new zombie comedy film has michigan ‘brains’ behind it


Dead Heads


Dead HeadsLately I’ve been thinking: enough with the zombie movies, already. It seems like every indie movie that comes out is zombie this, and apocalypse that. I mean, I really liked Zombieland. And, of course, Shaun of the Dead and Evil Dead were both great. But enough is enough, right? I just thought we don’t need any more versions of the same old stuff. It isn’t possible to come up with something new, right?

I must concede that I was mistaken. Thank God Deadheads is breathing life into the genre that just won’t die. I obviously have an affinity for Zombie-Comedies, considering the three movies I listed above. But not only does Deadheads appear to have come up with a creative twist on the “Zom-Com” genre, but they’ve thrown a little “Rom” into the mix, as well. Apparently, not all of the hearts in this movie have to be eaten.

Deadheads is the brainchild of Drew and Brett Pierce, two Michigan native brothers, who co-wrote and co-directed the movie. It’s no accident that the Pierce brothers have such an attraction to this genre. Their father is Bart Pierce, who worked from their basement on the special effects for the original “Evil Dead,” directed by Sam Raimi. Growing up amid the “Dead” crew put the bug in them for movie making, and in the direction they wanted, behind the camera.

Dead HeadsThe story follows two zombie slackers, Mike and his new zombie friend Brent, who find themselves surprisingly reborn from the dead, amid a disastrous zombie outbreak. However, they seem to have retained their reasoning mind, and ability to speak. After discovering an engagement ring in his coat pocket, Mike enlists his zombie pal, Brent, to embark on a quest in search of his lost love. At the beginning of the movie, Mike finds himself running from a zombie hoard, before he realizes that he is, in fact, one of them. So while he is rational, and even repulsed by the mindless pursuits of his lesser-minded peers, his body continues to rot and fall apart. Come to think of it, I know exactly how that feels… I just choose to rot at a much slower pace.

FROBRO FilmsThe Pierce brothers, who formed FroBro Films, cut their teeth in Michigan, making student films and low- budget (read: NO budget) independent movies and occasionally they even got their creations onto the shelf at Thomas Video, in Royal Oak. Thomas Video is a store where they both once worked, and is known for its support of the local independent film community. The Pierce brothers were instrumental in completing Dead/Undead with a budget of about a thousand dollars. That movie is now available in Thailand and Germany, according to the movie’s website. Eventually, that moderate success, and their love for film work, led them to California in 2004. Since arriving in tinsel-town Drew has been working as an animator, including Futurama, while Brett is now the Production Coordinator for Ice Road Truckers.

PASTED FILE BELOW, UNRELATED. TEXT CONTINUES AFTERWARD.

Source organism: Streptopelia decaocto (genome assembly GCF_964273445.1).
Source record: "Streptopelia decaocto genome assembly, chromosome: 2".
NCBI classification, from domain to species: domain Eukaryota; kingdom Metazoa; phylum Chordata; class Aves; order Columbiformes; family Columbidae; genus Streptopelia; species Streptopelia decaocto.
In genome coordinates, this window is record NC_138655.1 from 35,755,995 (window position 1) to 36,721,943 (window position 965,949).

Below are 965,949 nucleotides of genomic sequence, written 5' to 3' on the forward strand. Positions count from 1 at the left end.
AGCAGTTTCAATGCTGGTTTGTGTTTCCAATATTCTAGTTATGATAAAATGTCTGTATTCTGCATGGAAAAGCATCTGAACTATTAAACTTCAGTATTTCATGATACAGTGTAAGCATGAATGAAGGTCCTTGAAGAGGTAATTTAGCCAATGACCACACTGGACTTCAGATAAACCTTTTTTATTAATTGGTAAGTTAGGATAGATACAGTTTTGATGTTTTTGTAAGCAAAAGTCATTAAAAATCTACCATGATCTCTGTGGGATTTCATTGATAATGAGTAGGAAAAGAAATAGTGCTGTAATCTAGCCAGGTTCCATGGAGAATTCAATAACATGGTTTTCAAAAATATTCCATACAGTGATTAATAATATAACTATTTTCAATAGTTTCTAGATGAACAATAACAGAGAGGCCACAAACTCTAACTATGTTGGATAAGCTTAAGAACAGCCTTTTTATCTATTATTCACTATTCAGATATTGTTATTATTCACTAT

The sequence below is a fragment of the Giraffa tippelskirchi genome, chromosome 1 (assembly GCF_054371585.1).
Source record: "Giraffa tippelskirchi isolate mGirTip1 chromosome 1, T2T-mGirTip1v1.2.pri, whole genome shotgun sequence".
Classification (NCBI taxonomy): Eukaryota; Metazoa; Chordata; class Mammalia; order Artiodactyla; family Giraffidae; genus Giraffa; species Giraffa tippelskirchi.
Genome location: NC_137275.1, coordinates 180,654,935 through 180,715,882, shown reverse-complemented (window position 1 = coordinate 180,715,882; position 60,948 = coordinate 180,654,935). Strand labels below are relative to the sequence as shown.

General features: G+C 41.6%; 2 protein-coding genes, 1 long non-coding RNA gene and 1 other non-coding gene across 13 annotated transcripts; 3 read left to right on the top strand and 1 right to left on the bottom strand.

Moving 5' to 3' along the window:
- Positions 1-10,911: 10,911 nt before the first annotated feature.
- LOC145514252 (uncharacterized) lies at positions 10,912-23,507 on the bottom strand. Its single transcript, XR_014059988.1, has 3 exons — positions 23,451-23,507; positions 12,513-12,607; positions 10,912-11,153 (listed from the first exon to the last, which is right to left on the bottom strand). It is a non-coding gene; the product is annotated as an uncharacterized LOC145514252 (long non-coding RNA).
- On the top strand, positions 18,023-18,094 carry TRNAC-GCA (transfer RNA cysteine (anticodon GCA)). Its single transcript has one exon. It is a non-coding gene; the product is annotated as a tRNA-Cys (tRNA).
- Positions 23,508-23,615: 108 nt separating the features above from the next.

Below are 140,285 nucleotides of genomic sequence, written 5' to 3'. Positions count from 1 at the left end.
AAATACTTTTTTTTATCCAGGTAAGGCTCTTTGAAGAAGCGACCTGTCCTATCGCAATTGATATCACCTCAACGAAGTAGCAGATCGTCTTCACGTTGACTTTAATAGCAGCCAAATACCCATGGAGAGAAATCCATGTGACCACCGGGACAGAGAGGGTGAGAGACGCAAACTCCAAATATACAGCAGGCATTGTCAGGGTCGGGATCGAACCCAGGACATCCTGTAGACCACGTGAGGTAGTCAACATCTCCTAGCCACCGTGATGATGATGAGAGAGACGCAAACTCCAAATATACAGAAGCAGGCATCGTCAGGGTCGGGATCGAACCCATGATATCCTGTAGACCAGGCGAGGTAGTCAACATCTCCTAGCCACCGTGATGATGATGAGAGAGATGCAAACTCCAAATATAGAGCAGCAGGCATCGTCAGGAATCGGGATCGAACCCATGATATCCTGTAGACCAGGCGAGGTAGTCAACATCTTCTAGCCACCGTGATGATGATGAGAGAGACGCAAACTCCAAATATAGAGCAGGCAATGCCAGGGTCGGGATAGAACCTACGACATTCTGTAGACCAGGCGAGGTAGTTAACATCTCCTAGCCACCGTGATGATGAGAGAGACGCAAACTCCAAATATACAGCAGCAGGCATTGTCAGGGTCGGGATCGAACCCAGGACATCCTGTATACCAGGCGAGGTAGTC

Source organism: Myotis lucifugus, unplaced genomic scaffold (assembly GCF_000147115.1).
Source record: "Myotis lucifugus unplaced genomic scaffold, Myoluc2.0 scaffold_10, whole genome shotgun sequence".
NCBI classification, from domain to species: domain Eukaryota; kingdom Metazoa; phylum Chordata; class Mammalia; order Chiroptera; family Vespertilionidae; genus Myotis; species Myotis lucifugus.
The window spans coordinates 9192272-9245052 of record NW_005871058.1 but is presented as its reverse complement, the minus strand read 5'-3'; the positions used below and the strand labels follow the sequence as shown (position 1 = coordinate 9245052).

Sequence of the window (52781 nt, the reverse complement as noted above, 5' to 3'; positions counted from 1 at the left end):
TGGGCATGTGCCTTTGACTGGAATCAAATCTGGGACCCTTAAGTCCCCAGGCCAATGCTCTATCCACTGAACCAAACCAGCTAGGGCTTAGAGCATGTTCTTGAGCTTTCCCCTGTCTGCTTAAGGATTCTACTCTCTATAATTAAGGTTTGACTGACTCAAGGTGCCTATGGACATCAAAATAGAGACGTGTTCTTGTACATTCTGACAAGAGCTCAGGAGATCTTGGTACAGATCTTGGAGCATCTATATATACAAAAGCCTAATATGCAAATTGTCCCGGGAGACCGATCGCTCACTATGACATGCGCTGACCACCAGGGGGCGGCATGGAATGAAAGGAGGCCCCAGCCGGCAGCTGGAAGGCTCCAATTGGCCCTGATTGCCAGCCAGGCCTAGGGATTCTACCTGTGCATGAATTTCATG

While working various film and television jobs in LA, they religiously hammered out the script for their first budgeted feature film, Deadheads. The script, as described by their website, was “overly ambitious and epic in scope compared to most first-time director indie films. It featured elaborate action sequences, numerous special effects, over 20 locations, and a large cast. For an indie film, it was a suicide mission.” After spending years in preproduction, working on financing, casting, and set design, the brothers decided in 2008 it was time to begin shooting.

A precipitating factor in that decision was the passage of the then-new Michigan Film Tax Credit, a State program to incentivize filmmakers to shoot their projects to Michigan. “The film credit actually made this movie possible,” according to Brett. “Investors wouldn’t have said yes without that additional incentive.”

The duo came back to Michigan, and set up shop in their parents’ house in Royal Oak. From that home base, they arranged for a crew. After ten weeks of shooting, and few months of post-production, they ended up with the movie they envisioned.

So what is Brett’s advice for budding moviemakers? “Trust your gut; make something you want to watch.” That seems to have paid off in this case. The movie has been making the rounds in numerous film festivals, and receiving multiple awards. It was awarded the 2011 Outstanding Achievement in Filmmaking award at the Newport Beach Film Festival and was the 2011 Official Selection at the FrightFest in London. There are now distribution deals in Germany and the U.K., and pending deals for France, Australia, New Zealand, and the Middle East.

There is no U.S. distribution yet, but that seems likely, given the accolades being given by those still living mortals who attend film festivals. It even seems to have earned the stamp of approval from a much respected source in the industry, Michigan native Bruce Campbell, of the Evil Dead trilogy, is quoted as saying, “In a world of putrid zombie movies, Deadheads is a breath of fresh air!”

So if you want to see this movie, and you darn well should, write your congressman, petition your local theater, do whatever it takes to get this movie the broad-based attention it deserves – because finally, here’s a zombie comedy with brains.

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